Y Tu Mamá También movie reviewY Tu Mamá También review

Y Tu Mamá También

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Y Tu Mamá También
Directed by Alfonso Cuarón

Starring: Maribel Verdú, Gael García Bernal, Diego Luna, Diana Bracho
Running Time: 1:45
Country: Mexico/USA
Year: 2001
Web: Official Site
Full of life, sex and death, Y Tu Mamá También is a ripe fruit to bite into and savor. And remember.

Male adolescent sexuality is a subject American movies have never seriously broached. From Porky's to American Pie, our national output consists of awful jokes and are never anything near erotic. While Y tu mamá también is a very funny movie, self-absorbed irony never takes over. Two friends, the upper class Tenoch (Diego Luna) and working class Julio (Gael García Bernal of Amores Perros) have a lot in common when it comes to sex, masturbation, drugs and dating. Competitive and almost like an old married couple (albeit one that masturbates together at the pool and compares penis size) their bond is strong but not unbreakable. Seeing their girlfriends off at the airport, they have complete freedom to enjoy the summer.

At a wedding, Tenoch and Julio meet the stunning Luisa (Maribel Verdú of Goya in Bordeaux), the Spanish wife of Tenoch's arrogant cousin and almost twice their age. With nothing to lose, they invite their Señora Robinson on a road trip to a fictional beach, Boca del Cielo (Heaven's Mouth). The first of many miracles occurs. Luisa, carrying some secrets of her own and ready for an adventure, takes them up on their offer and off they go. What follows is a road trip full of fumbling sex, sensuality and melancholy. To their amazement, they each get to sleep with Luisa (who's most likely amazed at the brevity of their encounters). Rounding out this adventure we see the other sides of Mexico from which the boys are fairly protected: poverty, police harassment and lack of opportunity.

Tenoch and Julio are urban Mexico City youth with bedroom walls covered with Nirvana posters and experimenting with drugs and sex at parties. Their economic and class differences slowly come out. We see Tenoch in a spacious house being fed sandwiches by his Indian maid (whom he called his mother until the age of 4). His parents are very affluent and well connected; the President of Mexico attends the wedding with more bodyguards than guests and vacations are taken in Lake Tahoe. Julio, on the other hand, lives in a cramped apartment with his working class mom. After a big fight their growing self-awareness of each other's social status comes out. Tenoch refers to Julio as a social climbing "naco", meaning white trash, and Julio counters by calling Tenoch's father a thief, exposing the shaky scaffolding that keeps his class above the rest.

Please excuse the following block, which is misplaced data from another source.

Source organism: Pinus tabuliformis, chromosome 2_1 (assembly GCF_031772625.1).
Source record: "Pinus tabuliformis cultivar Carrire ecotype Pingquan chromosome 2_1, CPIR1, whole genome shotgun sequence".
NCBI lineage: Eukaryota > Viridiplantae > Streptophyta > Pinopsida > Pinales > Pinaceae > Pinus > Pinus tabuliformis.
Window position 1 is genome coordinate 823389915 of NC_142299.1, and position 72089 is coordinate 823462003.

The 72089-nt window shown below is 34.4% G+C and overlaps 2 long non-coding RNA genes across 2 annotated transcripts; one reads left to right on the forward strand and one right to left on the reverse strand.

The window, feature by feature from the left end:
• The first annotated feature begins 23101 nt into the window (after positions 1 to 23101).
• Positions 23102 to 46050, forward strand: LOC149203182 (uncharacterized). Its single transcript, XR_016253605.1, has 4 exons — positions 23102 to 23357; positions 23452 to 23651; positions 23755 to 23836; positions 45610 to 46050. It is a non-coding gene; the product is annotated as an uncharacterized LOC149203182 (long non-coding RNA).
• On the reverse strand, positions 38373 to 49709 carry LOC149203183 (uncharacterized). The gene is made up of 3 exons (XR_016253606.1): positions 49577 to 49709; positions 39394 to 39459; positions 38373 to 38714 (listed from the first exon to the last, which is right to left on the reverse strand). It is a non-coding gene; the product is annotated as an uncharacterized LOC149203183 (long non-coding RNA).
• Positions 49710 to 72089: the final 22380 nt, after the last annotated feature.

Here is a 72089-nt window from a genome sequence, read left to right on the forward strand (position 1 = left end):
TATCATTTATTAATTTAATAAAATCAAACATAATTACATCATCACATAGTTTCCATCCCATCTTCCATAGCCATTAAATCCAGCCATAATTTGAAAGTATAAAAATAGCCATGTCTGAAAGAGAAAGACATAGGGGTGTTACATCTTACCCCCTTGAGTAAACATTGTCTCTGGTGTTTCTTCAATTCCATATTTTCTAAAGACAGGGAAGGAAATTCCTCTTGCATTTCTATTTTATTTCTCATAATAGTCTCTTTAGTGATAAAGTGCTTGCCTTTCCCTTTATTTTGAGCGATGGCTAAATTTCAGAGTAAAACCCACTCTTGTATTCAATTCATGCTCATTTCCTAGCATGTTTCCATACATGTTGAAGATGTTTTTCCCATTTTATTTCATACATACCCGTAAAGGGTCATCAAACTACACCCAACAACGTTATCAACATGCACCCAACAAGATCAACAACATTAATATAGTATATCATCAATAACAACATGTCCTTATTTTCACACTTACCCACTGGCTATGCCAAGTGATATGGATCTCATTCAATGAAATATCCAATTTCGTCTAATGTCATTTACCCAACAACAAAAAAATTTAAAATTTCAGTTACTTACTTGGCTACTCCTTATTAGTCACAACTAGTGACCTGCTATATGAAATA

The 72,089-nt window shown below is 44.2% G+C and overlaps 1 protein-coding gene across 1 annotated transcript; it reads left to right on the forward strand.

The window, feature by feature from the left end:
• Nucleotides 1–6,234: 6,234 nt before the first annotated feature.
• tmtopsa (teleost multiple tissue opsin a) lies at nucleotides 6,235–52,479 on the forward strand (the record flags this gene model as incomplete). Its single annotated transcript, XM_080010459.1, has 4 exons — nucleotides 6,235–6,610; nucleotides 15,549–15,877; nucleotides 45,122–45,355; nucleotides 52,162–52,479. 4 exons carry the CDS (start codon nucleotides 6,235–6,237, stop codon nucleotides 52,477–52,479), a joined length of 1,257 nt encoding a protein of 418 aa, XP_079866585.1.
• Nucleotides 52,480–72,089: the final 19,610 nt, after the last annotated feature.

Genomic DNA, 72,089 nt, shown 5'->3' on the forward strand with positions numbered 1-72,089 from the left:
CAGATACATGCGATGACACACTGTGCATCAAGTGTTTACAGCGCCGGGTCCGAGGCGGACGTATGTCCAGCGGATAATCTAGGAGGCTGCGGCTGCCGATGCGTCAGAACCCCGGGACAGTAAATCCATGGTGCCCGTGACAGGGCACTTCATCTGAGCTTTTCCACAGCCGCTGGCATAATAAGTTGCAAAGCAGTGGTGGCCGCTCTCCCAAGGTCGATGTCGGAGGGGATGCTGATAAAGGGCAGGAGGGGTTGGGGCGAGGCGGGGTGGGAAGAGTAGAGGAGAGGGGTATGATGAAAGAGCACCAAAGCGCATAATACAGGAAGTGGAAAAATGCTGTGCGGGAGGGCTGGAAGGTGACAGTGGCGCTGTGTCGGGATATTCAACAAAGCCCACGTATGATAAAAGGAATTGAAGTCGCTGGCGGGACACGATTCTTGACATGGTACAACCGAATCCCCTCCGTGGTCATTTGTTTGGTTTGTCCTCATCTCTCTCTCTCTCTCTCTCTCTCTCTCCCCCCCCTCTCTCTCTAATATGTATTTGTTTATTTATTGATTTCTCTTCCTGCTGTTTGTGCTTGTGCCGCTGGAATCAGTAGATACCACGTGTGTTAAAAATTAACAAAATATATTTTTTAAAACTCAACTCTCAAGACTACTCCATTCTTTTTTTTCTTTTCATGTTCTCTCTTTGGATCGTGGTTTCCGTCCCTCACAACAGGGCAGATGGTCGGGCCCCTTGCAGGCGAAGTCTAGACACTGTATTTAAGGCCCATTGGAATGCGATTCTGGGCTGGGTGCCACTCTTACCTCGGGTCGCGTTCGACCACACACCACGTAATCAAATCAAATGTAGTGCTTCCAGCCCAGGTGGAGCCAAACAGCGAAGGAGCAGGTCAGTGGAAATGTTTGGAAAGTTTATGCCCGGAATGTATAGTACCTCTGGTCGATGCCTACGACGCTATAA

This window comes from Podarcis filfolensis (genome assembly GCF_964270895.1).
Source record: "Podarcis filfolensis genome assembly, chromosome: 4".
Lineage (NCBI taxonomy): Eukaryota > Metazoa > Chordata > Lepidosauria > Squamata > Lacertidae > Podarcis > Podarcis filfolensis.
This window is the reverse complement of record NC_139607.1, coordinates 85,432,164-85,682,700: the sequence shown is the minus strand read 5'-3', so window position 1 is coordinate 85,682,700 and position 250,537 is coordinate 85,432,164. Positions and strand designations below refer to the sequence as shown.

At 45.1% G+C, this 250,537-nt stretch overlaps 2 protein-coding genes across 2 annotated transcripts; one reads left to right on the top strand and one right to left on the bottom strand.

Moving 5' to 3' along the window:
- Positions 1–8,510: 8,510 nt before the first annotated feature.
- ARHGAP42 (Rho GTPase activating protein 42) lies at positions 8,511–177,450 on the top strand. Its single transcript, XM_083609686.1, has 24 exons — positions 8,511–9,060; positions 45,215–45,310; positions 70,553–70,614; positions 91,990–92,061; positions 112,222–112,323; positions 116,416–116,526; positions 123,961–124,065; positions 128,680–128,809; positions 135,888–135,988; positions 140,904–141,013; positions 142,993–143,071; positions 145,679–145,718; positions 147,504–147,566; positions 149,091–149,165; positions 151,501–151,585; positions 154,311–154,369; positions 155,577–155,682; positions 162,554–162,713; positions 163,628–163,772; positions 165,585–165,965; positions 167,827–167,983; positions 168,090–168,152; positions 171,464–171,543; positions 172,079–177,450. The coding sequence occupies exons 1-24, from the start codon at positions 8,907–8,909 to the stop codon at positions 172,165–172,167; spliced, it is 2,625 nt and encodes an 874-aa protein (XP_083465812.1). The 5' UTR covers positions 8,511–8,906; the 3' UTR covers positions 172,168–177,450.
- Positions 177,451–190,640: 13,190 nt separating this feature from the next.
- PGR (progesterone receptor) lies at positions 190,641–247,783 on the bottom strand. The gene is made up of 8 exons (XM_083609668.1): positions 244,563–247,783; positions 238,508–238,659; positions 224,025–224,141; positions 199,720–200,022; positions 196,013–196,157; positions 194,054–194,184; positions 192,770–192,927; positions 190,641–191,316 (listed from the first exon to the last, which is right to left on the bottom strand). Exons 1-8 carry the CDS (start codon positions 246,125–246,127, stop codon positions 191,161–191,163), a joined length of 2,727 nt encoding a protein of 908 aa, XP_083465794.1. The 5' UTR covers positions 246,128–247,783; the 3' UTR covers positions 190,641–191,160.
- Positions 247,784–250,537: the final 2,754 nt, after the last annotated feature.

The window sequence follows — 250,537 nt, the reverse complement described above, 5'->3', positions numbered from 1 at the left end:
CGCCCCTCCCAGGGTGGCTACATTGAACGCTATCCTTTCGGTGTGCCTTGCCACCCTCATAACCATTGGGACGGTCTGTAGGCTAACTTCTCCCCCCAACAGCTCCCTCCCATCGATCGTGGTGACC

However, they are totally united in their pursuit of Luisa and she doesn't really differentiate between them. Her strong presence keeps the boys in line and she shares a lot about herself without revealing all. Her difficult life, struggling marriage and past love are topics the boys can't truly understand, so she shares what they do: sex. She's almost motherly in the knowledge and suggestions she offers each of them and the boys vie for her with increasing jealousy and tension. The stories of Julio and Tenoch's amorphous friendship and Luisa's personal journey cross together in one drunken, languid sex scene involving the three of them whose aftermath is heartbreaking and inevitable.

Amores Perros also featured a Spanish woman, a blond model who covered billboards and symbolized aspirations towards a better life until a disfiguring accident changed hers. Here Maribel Verdú's character fully embraces Mexico. She is the one who befriends an old woman and also becomes close to a fisherman family on their trip. She sees how alive Mexico is. (Could Cuarón secretly be alluding to Spanish cinema, where endless films about the sneaky Catholic priest and the Spanish civil war lack vitality?)

Though alive and joyful, death permeates the film and the reason is more poignant by the end. We see a random death in the streets of Mexico City, an abandoned cemetery, learn about the death of Luisa's first love and imagine how death must feel in the water. Even in the name of La Boca del Cielo Beach (Heaven's Mouth), the allusion to heaven is no mistake. The orgasms of the sex scenes are all little deaths, in a sense, as is the death of adolescence. The frequent voice-overs relate the futures of many people (as well as a surreal group of escaped pigs) and most aren't good news.

The acting of all three is excellent. Both Diego Luna and Gael García Bernal take on the challenge of such risky material and switch easily from bravado to vulnerability. Maribel Verdú brings a wonderful grace to this film and her wise eyes show how her desire for adventure erases her fear. Director Cuarón never exploits them; he only exposes sides that need to be seen.

It's unfortunate that the "NR" rating of Y Tu Mamá También will automatically render it as somewhat more suspicious to an American audience uneasy with an assertive, erotic female but wholly comfortable with a boy simulating sex with a pie. Thank God for Mexican cinema.

  Anji Milanovic
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Y Tu Mamá También